Over the weeks and months that followed, he and I began to talk about that time of his life-how he'd won the scholarship; what it had been like for him, a Jewish boy from rural Hungary, to move to Paris; how he'd survived there; what he'd studied; where he'd lived; who his friends were; why he'd had to leave. Then I started asking about what had happened during the war. Those questions gave rise to a cascade of stories, events that no one in our family had ever spoken of-what his time in forced labor had been like, how his relationship with my grandmother had developed during his furloughs, how his own brothers had been conscripted, imprisoned, and killed. As I listened, it occurred to me that few Americans knew the fate of the Hungarian Jews during the war-Hungary wasn't occupied by Germany until spring of 1944, its Jewish population left mainly intact until the Final Solution had become such an efficient machine that it did away with more than half of Hungary's Jews in a matter of months.

As we talked, a narrative began to take shape in my mind-not one that followed my grandfather's experience exactly, but one that began in 1937 with a young Hungarian Jewish man and a scholarship to architecture school in Paris, and that extended through the war years. I knew the story had the shape and scope of a novel. I had imagined I might always be a short-story writer, but this was a tale that demanded telling.

Did you do any special research while writing the book?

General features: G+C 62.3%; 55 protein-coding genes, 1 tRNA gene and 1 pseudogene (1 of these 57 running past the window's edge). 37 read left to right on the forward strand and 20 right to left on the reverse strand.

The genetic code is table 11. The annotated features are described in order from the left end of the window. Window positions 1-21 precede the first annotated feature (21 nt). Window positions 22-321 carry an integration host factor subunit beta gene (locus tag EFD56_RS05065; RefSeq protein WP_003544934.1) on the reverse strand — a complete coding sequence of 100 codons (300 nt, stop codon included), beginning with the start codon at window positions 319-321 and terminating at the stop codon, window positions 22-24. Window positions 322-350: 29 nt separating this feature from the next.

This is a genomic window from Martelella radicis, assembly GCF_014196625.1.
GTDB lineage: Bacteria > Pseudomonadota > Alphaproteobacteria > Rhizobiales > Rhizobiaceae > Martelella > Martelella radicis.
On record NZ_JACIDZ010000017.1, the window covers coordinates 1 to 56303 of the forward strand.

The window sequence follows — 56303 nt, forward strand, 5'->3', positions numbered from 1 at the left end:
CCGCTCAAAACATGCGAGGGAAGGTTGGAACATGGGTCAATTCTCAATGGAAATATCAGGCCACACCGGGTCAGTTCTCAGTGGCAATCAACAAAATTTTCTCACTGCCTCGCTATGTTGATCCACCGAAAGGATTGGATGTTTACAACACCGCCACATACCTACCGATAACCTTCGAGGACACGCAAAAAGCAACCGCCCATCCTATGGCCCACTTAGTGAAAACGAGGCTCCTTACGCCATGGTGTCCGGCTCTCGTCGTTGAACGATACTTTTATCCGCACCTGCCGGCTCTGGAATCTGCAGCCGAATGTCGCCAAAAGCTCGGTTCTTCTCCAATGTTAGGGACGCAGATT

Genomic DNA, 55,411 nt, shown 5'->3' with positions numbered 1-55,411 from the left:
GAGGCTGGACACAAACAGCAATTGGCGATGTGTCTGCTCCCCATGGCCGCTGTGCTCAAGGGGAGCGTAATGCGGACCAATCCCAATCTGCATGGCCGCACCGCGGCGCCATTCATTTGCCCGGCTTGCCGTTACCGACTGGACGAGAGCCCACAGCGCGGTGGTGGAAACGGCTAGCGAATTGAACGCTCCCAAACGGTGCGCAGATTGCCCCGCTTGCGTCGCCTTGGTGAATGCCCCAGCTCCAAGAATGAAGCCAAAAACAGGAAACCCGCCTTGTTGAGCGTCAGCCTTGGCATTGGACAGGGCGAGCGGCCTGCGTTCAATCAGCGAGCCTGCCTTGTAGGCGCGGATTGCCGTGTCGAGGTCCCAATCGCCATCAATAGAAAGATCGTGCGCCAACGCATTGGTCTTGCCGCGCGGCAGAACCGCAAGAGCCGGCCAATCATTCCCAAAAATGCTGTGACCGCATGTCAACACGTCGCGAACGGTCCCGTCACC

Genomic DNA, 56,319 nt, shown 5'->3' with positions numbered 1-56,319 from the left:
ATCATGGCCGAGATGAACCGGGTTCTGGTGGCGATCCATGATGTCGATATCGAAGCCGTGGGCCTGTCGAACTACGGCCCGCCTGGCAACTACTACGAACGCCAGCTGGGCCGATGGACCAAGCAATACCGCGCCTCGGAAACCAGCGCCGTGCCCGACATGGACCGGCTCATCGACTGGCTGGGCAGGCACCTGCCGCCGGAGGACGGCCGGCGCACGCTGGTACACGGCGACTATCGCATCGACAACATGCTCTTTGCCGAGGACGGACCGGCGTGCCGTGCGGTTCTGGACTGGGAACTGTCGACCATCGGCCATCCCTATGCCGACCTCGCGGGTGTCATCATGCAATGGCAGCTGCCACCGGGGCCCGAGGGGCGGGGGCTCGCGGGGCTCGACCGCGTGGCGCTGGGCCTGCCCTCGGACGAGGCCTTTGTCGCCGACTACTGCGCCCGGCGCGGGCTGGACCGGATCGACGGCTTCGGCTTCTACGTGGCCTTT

I had long talks with both of my Hungarian grandparents and with my grandfather's younger brother, Alfred, who had been imprisoned in Siberia. I took one research trip to Paris and Budapest before I began writing, and another trip three years later, after I'd written most of a first draft and had a better sense of what I needed to know in order to finish the novel. I spent a lot of time in those cities getting to know the neighborhoods where my grandfather had lived, the places he'd studied and worked, the streets he'd walked. In the National Hungarian Archives in Budapest, I met a scholar who recommended the works of Randolph Braham, a professor emeritus at CUNY and a former forced labor inmate himself, who had devoted his professional life to studying the Holocaust in Hungary. In those same archives I came across amazing documents: photographs, letters, and-most surprising-dozens of handwritten underground newspapers produced by the forced labor inmates, full of bawdy dark humor. Laughter in the face of death: that was what I'd least expected to find. I knew those newspapers had to be part of the book.

I met other Holocaust survivors and heard their stories; read dozens of books about the war; watched many hours of the Shoah Foundation's videotaped interviews; listened to radio programs from the 1930s and 40s; pulled artifacts from the reserves of the United States Holocaust Memorial Museum; got to know the maps librarian at the New York Public Library; watched wartime films and films about the war; scoured the Internet; and spent many more hours talking to my family about their experiences. Novels like Jeff Eugenides's Middlesex and Michael Chabon's The Amazing Adventures of Kavalier and Clay provided inspiration: evidence of how good research could fertilize good fiction.

After Andras, which characters came to you first? Who was the most difficult to write, and who was the easiest?
Andras and Tibor and Mátyás came into being all at once-each brother's character is shaped by the others, and shapes the others. I knew that the eldest brother would be more serious, the youngest more prone to flights of fancy; I knew, too, that of all three, Andras's character would change the most over the course of the novel.